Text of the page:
The realistic options at left-back in the Bundesliga are perhaps a little more sparse, with Ricardo Rodriguez a notable but costly option. Instead, the breakthrough player in that position since the start of last season has been Jonas Hector, who has earned a place in the German national team, with a move away from Koln surely in the pipeline.
With Alberto Moreno the only natural left-back in the running, questions still remain as to his defensive capabilities. Hector, meanwhile, has taken to the Bundesliga with ease, earning a WhoScored rating of 7.40 in his first campaign in Germany’s top flight, rising to an excellent 7.62 so far this time around. An impressive all-round full-back, the 25-year-old has averaged 2.9 interceptions, 1.8 dribbles and two key passes per game this season, heralding two assists.
Elsewhere, the aforementioned absence of captain Henderson has exposed a lack of any great quality in midfield, with Milner offering the industry expected but perhaps disappointing in possession. Klopp will want to add steel to the ranks to compete with Lucas Leiva but also covet someone capable of playing a part in the counter-attacking style he desires.
Lars Bender – twin brother of Sven, who played under Klopp at Dortmund – would certainly fit that brief given Leverkusen’s similar approach to die Schwarzgelben. The 26-year-old is currently the third-highest rated player in the Bundesliga this season – behind Lewandowski and Douglas Costa – with a score of 7.86. An average of 4.9 tackles per game is the most in the Bundesliga by a distance, with a further 3.7 interceptions, 1.3 shots and 1.1 key passes per game highlighting his ability to contribute at both ends of the pitch.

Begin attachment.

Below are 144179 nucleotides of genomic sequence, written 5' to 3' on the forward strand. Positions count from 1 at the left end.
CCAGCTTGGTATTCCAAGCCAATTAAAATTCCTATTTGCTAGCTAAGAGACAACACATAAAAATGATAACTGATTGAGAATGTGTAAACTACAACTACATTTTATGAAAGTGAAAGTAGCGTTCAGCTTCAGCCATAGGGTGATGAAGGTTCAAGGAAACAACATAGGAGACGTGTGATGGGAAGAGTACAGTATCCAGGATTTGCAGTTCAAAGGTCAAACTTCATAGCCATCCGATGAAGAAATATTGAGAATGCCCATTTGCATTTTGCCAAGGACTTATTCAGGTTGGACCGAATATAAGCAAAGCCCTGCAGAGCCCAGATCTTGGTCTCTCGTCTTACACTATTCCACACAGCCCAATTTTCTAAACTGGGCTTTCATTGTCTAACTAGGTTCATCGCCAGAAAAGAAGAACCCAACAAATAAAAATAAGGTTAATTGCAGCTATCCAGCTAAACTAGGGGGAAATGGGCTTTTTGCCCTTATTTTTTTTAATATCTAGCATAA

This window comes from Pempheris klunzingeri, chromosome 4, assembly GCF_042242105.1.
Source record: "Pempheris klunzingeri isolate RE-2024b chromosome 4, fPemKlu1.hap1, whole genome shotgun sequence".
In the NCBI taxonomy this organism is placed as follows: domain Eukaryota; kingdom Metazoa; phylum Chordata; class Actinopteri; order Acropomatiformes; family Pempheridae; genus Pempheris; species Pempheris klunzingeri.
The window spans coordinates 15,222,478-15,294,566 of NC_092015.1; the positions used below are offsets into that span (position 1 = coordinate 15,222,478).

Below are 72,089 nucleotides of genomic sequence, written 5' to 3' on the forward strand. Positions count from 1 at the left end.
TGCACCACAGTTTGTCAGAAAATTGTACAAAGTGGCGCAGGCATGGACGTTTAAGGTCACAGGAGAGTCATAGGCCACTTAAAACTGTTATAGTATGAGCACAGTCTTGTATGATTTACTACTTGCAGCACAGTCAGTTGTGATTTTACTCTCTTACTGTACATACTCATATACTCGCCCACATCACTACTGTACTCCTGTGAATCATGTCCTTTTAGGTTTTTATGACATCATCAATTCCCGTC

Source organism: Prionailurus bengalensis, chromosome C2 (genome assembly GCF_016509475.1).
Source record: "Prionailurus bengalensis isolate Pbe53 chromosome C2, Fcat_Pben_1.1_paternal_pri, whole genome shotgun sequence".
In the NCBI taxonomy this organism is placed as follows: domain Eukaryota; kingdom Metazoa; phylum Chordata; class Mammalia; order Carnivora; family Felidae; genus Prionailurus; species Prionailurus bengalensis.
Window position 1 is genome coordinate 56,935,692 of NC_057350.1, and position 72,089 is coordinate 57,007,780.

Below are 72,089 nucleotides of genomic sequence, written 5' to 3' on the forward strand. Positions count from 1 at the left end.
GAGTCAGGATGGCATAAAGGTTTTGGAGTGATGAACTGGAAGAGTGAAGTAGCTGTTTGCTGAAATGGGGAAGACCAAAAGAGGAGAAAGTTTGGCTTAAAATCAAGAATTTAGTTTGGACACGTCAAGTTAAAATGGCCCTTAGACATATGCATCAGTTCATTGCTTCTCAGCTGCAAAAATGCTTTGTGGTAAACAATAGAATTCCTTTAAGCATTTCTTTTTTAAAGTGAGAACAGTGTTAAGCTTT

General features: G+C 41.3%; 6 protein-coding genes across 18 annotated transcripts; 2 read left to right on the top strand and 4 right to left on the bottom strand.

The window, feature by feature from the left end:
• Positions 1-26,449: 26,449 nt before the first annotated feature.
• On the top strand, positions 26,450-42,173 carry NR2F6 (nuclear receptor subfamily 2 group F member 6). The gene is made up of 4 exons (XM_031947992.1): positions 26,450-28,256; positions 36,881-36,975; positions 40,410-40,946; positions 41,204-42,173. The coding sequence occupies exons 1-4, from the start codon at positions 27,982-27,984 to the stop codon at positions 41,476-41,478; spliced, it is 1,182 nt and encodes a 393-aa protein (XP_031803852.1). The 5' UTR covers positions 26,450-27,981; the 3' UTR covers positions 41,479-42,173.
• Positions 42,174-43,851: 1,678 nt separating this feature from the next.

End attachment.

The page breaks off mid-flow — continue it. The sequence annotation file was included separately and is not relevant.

In terms of attacking options, Klopp has plenty at his disposal but may well be keen to add quality on the flanks given his favouring of a 4-2-3-1 formation. It’s a system that could shunt the likes of Daniel Sturridge and Roberto Firmino into unfavoured wider roles, so the new manager may prefer to add more natural width to the current squad.
One player already linked with the Reds is Schalke teenager Leroy Sané, who is one of the brightest talents emerging from the Bundesliga. The 19-year-old has secured a rating of 7.28 from WhoScored this season, netting three goals despite the fact that five of his eight league appearances have come from the substitutes bench.
Announcing himself to the watching world with a goal on his Champions League debut against Real Madrid last season, Sané has gone from strength to strength and promises to be the latest of a long line of exceptional academy graduates from the Gelsenkirchen outfit. Only Alexander Baumjohann has completed a dribble more often in Germany this season (every 15.4 minutes), while he has beaten a man more times than any other player in this season’s Europa League (11) and registered assists in both league and European action.
Of course, Klopp will be keen to assess his current squad before making any immediate decisions as to potential targets but it’s a squad that he is likely to find lacking in quality in a number of departments, particularly at the back. While his interest is certain to stretch beyond the Bundesliga when it comes to recruitment, his own knowledge of the league will surely be put to use as the manager – who already appears to have cult status at the club before a ball has been kicked under his tutelage – aims to put his stamp on a team in desperate need of direction.